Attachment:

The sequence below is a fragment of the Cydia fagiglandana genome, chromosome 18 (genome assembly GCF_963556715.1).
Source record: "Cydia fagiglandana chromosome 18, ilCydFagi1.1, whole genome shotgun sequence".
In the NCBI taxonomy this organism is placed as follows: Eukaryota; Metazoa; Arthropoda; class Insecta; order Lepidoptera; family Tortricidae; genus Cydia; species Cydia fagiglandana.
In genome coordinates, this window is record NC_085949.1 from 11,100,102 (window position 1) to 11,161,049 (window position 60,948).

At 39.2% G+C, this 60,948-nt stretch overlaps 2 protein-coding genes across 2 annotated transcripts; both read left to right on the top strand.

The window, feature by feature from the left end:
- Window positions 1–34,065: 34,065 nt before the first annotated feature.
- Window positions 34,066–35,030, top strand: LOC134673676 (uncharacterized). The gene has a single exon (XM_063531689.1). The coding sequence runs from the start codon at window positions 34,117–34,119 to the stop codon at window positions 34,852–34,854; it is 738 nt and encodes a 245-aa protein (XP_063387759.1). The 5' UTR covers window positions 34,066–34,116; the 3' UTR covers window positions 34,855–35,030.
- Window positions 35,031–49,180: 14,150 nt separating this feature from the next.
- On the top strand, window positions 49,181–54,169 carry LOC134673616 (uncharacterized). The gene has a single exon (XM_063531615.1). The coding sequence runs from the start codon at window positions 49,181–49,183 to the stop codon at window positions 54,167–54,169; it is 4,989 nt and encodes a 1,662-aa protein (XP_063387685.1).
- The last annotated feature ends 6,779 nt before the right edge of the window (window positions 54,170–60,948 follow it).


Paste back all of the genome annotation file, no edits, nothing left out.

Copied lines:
The sequence below is a fragment of the Cydia fagiglandana genome, chromosome 18 (genome assembly GCF_963556715.1).
Source record: "Cydia fagiglandana chromosome 18, ilCydFagi1.1, whole genome shotgun sequence".
In the NCBI taxonomy this organism is placed as follows: Eukaryota; Metazoa; Arthropoda; class Insecta; order Lepidoptera; family Tortricidae; genus Cydia; species Cydia fagiglandana.
In genome coordinates, this window is record NC_085949.1 from 11,100,102 (window position 1) to 11,161,049 (window position 60,948).

At 39.2% G+C, this 60,948-nt stretch overlaps 2 protein-coding genes across 2 annotated transcripts; both read left to right on the top strand.

The window, feature by feature from the left end:
- Window positions 1–34,065: 34,065 nt before the first annotated feature.
- Window positions 34,066–35,030, top strand: LOC134673676 (uncharacterized). The gene has a single exon (XM_063531689.1). The coding sequence runs from the start codon at window positions 34,117–34,119 to the stop codon at window positions 34,852–34,854; it is 738 nt and encodes a 245-aa protein (XP_063387759.1). The 5' UTR covers window positions 34,066–34,116; the 3' UTR covers window positions 34,855–35,030.
- Window positions 35,031–49,180: 14,150 nt separating this feature from the next.
- On the top strand, window positions 49,181–54,169 carry LOC134673616 (uncharacterized). The gene has a single exon (XM_063531615.1). The coding sequence runs from the start codon at window positions 49,181–49,183 to the stop codon at window positions 54,167–54,169; it is 4,989 nt and encodes a 1,662-aa protein (XP_063387685.1).
- The last annotated feature ends 6,779 nt before the right edge of the window (window positions 54,170–60,948 follow it).